Friday, September 9, 2011

David Gilmour's A Perfect Night to go to China

If you google David Gilmour's 2005 novella, A Perfect Night to go to China, you'll get the melodramatic plot hinge in a tight variation of, "man steps out for a quick drink, and when he returns, his son is missing; guilt ensues". But the vanished six-year-old is just an excuse for an exploration of the first-person narrator's spiritual claustrophobia. The hook, then, is not only unnecessary, it blunts the existential torpor of Roman, since his insights and ambiguous judgements don't have as much to do with every parent's worst nightmare as they do with his spiritual movement pre-disappearance. Too bad, because as wandering (physical and mental) meditations go, Gilmour, through his narrator, has some interesting things to say about gentility, thinly disguised conditional "help", and -- pointing the three fingers the other way -- ingratitude and misunderstanding.

I suppose one has to allow a broad acceptance of "just about anything goes" when it comes to dream revelation, but I've never had even one that involved long conversations without imagery. Gilmour's narrator can conjure them at will (or is assailed by them). Just one more reason the attention-grabbing plot push was a misstep. The connection between father and son, for all its sentiment, was abstract, and that hadn't much to do with dreams and memories. This is where the interiority of the novella was at its least interesting. The ending -- well, who didn't see that coming?

The bank robbery didn't make sense from what we're given by way of financial information. Roman is a TV talk show host, noon slot, in Canada's biggest city. Those types pull in (low) six figures per annum. His is a spartan existence, or at least not extravagant, from the little we're given of his diurnal recording, so how he can veer into the red after a month or two of quitting his gig is farfetched. That said, running into two friendly cops three blocks from the heist who want to waylay him only to chat about interviewing Dean Martin and real cops is hilarious.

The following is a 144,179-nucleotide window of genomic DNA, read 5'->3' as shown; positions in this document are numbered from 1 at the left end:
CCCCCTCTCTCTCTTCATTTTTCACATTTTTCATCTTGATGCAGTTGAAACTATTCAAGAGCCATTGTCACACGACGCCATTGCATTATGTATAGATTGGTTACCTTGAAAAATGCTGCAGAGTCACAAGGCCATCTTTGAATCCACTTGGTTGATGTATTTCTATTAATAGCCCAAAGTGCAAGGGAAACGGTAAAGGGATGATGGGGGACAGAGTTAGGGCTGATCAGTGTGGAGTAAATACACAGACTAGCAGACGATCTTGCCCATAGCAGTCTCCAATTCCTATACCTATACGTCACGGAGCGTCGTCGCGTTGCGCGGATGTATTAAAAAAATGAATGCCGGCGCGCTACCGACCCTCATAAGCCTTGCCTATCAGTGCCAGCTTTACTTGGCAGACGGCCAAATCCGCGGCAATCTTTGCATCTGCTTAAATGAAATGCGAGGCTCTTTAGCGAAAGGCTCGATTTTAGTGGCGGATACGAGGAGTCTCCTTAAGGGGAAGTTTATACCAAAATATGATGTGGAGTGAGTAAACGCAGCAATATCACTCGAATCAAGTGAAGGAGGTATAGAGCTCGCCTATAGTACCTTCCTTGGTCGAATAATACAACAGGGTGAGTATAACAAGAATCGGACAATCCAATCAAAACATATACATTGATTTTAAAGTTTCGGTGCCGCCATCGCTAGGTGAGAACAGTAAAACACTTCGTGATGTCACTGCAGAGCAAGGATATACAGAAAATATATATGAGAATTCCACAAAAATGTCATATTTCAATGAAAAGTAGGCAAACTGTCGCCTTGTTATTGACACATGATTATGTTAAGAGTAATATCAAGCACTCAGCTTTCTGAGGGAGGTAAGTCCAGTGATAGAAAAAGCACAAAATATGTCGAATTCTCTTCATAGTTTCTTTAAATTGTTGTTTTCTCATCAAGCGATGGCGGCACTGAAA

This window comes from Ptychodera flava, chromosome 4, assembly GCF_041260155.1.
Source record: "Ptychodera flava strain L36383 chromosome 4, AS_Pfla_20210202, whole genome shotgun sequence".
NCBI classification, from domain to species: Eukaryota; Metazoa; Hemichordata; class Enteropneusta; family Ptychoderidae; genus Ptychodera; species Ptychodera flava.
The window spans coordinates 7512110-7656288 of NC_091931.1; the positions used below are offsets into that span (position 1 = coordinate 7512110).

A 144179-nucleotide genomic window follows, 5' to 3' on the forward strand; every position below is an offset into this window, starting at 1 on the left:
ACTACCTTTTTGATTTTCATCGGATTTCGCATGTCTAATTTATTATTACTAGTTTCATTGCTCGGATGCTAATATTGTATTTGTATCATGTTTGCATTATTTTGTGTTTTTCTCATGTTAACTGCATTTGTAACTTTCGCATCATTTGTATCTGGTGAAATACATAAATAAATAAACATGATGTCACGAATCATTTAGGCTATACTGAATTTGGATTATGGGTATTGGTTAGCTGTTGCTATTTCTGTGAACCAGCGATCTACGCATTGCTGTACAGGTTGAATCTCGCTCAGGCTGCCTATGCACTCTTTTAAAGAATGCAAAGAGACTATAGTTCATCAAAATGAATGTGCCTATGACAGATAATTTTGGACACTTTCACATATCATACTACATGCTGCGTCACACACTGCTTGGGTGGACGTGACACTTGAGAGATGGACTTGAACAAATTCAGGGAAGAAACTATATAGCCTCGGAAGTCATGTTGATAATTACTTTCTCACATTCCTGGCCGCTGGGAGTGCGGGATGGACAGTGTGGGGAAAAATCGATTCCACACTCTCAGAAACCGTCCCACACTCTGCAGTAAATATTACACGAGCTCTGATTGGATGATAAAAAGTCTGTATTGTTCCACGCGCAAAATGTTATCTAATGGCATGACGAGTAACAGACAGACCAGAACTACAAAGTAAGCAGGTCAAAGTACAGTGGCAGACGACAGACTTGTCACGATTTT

The style has repeatedly been called "spare", and I've never been able to understand why this stand alone adjective is almost universally accepted as code for the de facto preferred prose procedure. I'm a lover of maximalist, shaggy, varied presentation, but I'm open to all styles, if well done. I just find this preference a trifle closed-minded, and, what's worse, an immediately accepted (often without evidence) synonym for "clear" or "essential", or "fast moving". Gilmour's prose is quite good, but the repetitiveness of the three-sentences-in-one broken up by commas, the phrasal sentences, and the phrasal tics ("I thought" prefacing many sentences -- clumsy segue between description and interior monologue) became wearing, at times. At other times, the darting thoughts and clipped sentences allowed a convincing opening into the narrator's unstable mind.

A quick, fairly interesting read.

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